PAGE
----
Corporate personhood in America: where corporations are people, and because of that, they enjoy the same rights that you and I do as, well, actual living and breathing people.  (Absurd, but true.)

We see its effect in politics every day — unlimited campaign donations, opened up by the disastrous Supreme Court decision, Citizens United, polluting our political system more than it already is.  Today we want to shed some light on how corporations want the best of both worlds — the ability to enjoy the benefits of personhood when it comes to campaign spending, but when it comes to other legal concerns (like murder or human rights violations) they want to be protected by their corporate status against such liabilities.

If you need an example of this backwards behavior, look no further than the Supreme Court docket itself. One of the biggest and weirdest cases to come before the bench in recent years, Kiobel vs. Royal Dutch Petroleum. The big debate in that case is over the correct interpretation of international law when it comes to corporate liability in suing corporations.

Here are the facts. A dozen Nigerians claim that Royal Dutch and two Shell subsidiaries worked with the Nigerian government to torture and kill anti-oil activists.  Royal Dutch claims they can’t be sued for such things (torture and murder) because they are a corporation, not a person.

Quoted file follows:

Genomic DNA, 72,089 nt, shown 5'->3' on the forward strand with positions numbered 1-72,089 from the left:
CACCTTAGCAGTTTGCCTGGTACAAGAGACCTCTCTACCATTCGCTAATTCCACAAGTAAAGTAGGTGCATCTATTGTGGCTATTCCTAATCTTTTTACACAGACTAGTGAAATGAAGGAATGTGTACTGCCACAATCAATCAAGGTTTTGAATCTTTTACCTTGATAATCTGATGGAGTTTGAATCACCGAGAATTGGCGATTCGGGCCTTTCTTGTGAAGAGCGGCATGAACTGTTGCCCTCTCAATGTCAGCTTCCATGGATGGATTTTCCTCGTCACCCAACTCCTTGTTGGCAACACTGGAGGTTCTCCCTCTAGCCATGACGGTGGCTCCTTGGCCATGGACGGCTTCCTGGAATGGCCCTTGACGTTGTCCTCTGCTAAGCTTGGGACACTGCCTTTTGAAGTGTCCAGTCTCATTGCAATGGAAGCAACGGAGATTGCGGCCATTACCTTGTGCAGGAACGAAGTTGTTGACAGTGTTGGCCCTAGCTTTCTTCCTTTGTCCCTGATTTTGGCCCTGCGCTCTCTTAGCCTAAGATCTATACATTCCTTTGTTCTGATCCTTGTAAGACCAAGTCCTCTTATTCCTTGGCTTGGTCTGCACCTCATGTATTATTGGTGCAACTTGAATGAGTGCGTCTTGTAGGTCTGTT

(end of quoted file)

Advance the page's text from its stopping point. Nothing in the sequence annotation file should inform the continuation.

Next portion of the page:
“Now wait just a gosh darn second,” you’re probably saying. “Didn’t the Supreme Court decide two years ago that corporations have the same right to free speech as I do? So they get to do that, but don’t have to have to be held accountable for, oh, murdering someone?”

As Mike Sacks at The Huffington Post explains:

At least in theory, they do: Under Anglo-American law, corporations have long been considered legal persons subject to suit. But the 2nd Circuit in Kiobel held that this country’s history of corporate liability is irrelevant when it comes to a founding fathers-era statute that allows foreign nationals injured by “a violation of the law of nations” to sue in U.S. courts.

The court said that no corporation has ever been held liable for human rights violations under international law — that is reserved for actual individual human beings only.

This is what makes us Mad as Hell.  Big business wants to have it both ways.  They’re people when it benefits them to secretly purchase our government to preserve their business, but they’re not people when they want to use murder as a mechanism to preserve their business.

Watch as Dylan talks with John Bonifaz, co-founder and director of Free Speech For People, a national non-partisan campaign working to end corporate personhood, and Mike Sacks, Supreme Court correspondent for The Huffington Post who wrote an excellent piece on corporate personhood here

– Meg Robertson is a digital producer for  You can catch her on Twitter @megrobertson.